Bob Hope, 87 and tired, has a new show from a hot spot

LOS ANGELES — Los Angeles BOB HOPE WAS past due at a press conference with some of the TV critics gathered here. An NBC public relations type whispered to another that there was no answer to a knock on Hope's door. The key to his room was located.

"You know, I went up to my room, sat down in a chair and fell asleep," Hope confessed to the critics later, admitting that he still hasn't recovered from his trip to visit the troops in Saudi Arabia. "I feel fine, but I'm tired.


"I got back a week ago. Five o'clock in the morning we left Saudi Arabia and flew back to Washington. It took us 20 hours. Refueled twice in the air. Went to Andrews Air Force Base, did a little press there, then flew back to Norton Air Force Base out here. Five and a half more hours. So we took 25 and a half hours in the air. This has never happened to me before. I mean, I've flown a lot of places and a lot of long trips, but this was something else.

"I think I'm getting a little old for this," the 87-year-old comedian who's been entertaining the troops for a half century said. "About the second or third day we were there, I didn't sleep well. I woke up and said 'I'm pretty tired. We have to go out in that desert, I think I'm going to cancel today.'


"My daughter, who is producing, said, 'Oh, no, you can't do that. They've got them coming in, and so on and so on.' So I went out there and did them.

"We did three or four shows that same day, traveling by helicopter. And the wind in the desert is something. It whips up and the sand and the whole bit. It's not too comfortable. I think we did about 10 shows altogether."

NBC will show a 90-minute special compiled from Hope's tour of the troops Saturday night at 9:30. But most of the entertainers who accompanied Hope -- Ann Jillian, Marie Osmond, the Pointer Sisters, Khrystyne Haje -- were only allowed to do one show with him. And that wasn't for the troops in Saudi Arabia.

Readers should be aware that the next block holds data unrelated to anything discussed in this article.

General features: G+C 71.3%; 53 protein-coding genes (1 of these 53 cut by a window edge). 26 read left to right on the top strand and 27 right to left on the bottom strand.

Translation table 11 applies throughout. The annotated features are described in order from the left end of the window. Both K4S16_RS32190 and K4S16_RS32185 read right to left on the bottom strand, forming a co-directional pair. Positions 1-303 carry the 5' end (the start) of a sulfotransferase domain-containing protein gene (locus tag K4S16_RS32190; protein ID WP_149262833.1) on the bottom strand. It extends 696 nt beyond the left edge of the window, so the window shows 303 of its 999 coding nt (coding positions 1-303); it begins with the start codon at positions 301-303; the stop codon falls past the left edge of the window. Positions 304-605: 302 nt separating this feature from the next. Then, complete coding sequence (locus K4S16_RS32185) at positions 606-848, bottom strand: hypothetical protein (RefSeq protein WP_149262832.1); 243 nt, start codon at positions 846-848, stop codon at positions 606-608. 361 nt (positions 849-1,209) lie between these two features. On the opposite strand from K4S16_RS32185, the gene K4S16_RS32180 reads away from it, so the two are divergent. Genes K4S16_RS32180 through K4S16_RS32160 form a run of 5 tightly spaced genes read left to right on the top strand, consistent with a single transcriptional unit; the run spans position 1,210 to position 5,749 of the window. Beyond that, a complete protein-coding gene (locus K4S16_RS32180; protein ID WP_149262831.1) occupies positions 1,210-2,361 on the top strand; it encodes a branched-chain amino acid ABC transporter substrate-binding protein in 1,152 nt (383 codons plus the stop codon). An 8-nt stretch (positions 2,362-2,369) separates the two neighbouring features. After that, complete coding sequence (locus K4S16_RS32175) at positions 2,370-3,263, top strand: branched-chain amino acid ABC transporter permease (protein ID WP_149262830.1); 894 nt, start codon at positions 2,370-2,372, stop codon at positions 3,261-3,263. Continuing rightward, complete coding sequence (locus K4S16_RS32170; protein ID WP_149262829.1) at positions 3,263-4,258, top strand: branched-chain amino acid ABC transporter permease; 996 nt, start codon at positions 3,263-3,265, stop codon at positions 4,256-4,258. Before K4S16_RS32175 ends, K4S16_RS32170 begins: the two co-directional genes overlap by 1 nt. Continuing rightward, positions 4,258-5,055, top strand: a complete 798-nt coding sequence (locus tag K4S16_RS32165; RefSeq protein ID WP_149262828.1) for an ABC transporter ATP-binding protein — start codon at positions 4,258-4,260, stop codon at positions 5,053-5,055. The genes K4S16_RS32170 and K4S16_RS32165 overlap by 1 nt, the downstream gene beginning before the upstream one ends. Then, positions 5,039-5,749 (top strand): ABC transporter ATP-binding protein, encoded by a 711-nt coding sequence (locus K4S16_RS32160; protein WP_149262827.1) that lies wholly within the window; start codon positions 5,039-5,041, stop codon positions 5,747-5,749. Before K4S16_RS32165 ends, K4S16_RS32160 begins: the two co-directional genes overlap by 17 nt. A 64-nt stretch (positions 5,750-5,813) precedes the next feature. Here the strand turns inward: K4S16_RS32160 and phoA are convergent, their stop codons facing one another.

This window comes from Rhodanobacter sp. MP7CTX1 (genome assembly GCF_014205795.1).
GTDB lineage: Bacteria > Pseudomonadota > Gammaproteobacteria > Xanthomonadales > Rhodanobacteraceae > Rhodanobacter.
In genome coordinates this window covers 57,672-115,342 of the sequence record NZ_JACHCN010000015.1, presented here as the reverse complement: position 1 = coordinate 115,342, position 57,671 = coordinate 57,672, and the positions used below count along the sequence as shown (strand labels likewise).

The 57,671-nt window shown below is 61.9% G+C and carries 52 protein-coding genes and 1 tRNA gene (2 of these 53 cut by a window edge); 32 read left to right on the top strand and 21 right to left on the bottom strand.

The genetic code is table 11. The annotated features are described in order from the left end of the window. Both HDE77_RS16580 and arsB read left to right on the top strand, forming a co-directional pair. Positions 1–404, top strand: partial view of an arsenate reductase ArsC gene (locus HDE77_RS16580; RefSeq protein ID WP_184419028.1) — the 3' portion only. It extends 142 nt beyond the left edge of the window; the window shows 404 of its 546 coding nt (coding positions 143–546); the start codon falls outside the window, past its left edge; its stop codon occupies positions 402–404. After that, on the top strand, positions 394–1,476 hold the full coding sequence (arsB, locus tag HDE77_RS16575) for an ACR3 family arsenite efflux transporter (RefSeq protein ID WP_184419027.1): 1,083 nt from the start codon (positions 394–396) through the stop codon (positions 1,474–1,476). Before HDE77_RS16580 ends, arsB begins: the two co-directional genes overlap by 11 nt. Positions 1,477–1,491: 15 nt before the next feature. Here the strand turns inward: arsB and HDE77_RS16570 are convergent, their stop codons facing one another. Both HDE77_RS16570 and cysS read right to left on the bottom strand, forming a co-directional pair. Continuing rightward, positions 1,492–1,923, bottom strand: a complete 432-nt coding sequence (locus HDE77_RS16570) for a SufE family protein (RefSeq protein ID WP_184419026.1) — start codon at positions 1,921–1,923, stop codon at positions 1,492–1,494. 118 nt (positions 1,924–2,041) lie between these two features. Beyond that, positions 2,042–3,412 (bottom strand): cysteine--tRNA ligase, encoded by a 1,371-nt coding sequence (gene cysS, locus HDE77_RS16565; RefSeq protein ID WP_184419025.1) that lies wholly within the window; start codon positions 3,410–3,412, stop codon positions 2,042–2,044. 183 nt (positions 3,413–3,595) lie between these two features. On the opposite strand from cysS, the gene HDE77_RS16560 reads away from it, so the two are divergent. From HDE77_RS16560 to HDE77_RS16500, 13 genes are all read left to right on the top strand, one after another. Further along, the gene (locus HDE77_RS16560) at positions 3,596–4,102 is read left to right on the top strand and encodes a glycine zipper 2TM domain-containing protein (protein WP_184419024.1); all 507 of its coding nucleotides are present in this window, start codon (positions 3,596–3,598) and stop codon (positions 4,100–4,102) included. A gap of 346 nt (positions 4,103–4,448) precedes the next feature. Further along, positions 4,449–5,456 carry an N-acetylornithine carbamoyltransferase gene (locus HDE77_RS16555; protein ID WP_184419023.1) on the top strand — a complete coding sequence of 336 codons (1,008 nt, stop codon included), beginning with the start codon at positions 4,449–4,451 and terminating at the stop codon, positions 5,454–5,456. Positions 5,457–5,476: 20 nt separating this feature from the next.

"The USO and the Defense Department got together on that. I couldn't figure it out," Hope said. "They just decided they weren't going to let any women in Saudi Arabia because of the religious thing. I don't know, it's a little silly to me.

"They worried about Hussein getting a tape and showing it to the other Arabs. I don't know how many Arabs would talk to him now. To me it's a little ridiculous that they won't let us entertain our guys."

Hope said that his wife, Dolores, was allowed to sing because they were both entertainers who were married. Former baseball star Johnny Bench and country singer Aaron Tippen also performed.

"I tried to get Ann Jillian in. She had her husband with her, but he wasn't an entertainer. If I'd told them he played good card tricks, I guess she'd have been able to get in, too. That's how silly it is. But Dolores sang a lot of songs and the four of us did about an hour show at most of the bases."

The entire crew did do a complete show in Bahrain and excerpts from that will be interspersed with segments of the shows at the Saudi desert outposts where Hope and his colleagues usually performed on a flatbed truck for audiences of about 1,000.


"It's the best audience," Hope said of the troops he found over there. "I mean, it's amazing how high the morale is. On account of that general saying we're not ready, my opening line was,'Are you ready?' And they went wild. You know, they just jumped up at it.

"I would call them guys, you know. And finally one little gal stood up and said, 'How about us?' Then I discovered there are an awful lot of gals in the service over there. Tremendous group."

Hope remembered once when he was in Vietnam, he had a line that got a lot of laughs. "I said, 'Hey, I just want you to know that 50 percent of the country is behind you,'" he said.

"But this is a different thing. They're getting such support from back here and the morale is tremendous. You have to see the special to really appreciate just how up they are. Because I've been doing these things for a long time and I find these people rather marvelous. I'm proud of them. I just hope they can adjust this thing so they don't have to go into combat."

Hope noted that last May he took a trip to Berlin, London, Frankfurt and Moscow that included some performances for the troops.

"And I made an announcement. I said this is my last trip. I thought now that Gorbachev and Reagan were dancing together and everything that we were all in fine shape. I never dreamed that this madman would pop up and we'd be back at it again."


"I didn't know whether I'd go or not. Then the USO got in touch with me and said, 'You are going to go, aren't you?' So I put together this group. I could have taken 100 people, so many wanted to go," Hope said.

"I did get tired on this trip. It's a little silly. But I didn't sleep so well in Bahrain. And I'm still tired. I guess I'll be tired for another week or so," he said, noting that he's been working on the bTC special since he got back.

"But I still enjoy doing it, because it's a different kind of kick you feel."